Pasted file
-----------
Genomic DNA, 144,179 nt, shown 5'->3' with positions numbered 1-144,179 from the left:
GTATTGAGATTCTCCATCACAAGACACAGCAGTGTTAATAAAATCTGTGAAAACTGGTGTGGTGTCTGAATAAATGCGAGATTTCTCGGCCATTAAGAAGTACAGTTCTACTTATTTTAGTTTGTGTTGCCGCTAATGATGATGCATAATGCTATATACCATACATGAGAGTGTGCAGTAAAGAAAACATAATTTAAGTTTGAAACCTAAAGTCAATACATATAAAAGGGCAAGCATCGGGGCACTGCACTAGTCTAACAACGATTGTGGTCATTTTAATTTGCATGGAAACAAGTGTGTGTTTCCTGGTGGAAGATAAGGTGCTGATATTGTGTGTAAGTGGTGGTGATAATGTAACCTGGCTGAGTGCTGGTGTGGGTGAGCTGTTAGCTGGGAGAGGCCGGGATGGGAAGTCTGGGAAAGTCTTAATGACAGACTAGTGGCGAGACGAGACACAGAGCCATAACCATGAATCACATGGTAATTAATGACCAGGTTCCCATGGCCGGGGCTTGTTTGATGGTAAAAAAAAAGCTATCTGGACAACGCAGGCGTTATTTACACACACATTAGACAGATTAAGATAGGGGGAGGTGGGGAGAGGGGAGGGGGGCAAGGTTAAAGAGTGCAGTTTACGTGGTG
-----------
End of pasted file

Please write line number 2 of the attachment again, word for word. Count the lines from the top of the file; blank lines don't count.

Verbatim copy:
GTATTGAGATTCTCCATCACAAGACACAGCAGTGTTAATAAAATCTGTGAAAACTGGTGTGGTGTCTGAATAAATGCGAGATTTCTCGGCCATTAAGAAGTACAGTTCTACTTATTTTAGTTTGTGTTGCCGCTAATGATGATGCATAATGCTATATACCATACATGAGAGTGTGCAGTAAAGAAAACATAATTTAAGTTTGAAACCTAAAGTCAATACATATAAAAGGGCAAGCATCGGGGCACTGCACTAGTCTAACAACGATTGTGGTCATTTTAATTTGCATGGAAACAAGTGTGTGTTTCCTGGTGGAAGATAAGGTGCTGATATTGTGTGTAAGTGGTGGTGATAATGTAACCTGGCTGAGTGCTGGTGTGGGTGAGCTGTTAGCTGGGAGAGGCCGGGATGGGAAGTCTGGGAAAGTCTTAATGACAGACTAGTGGCGAGACGAGACACAGAGCCATAACCATGAATCACATGGTAATTAATGACCAGGTTCCCATGGCCGGGGCTTGTTTGATGGTAAAAAAAAAGCTATCTGGACAACGCAGGCGTTATTTACACACACATTAGACAGATTAAGATAGGGGGAGGTGGGGAGAGGGGAGGGGGGCAAGGTTAAAGAGTGCAGTTTACGTGGTG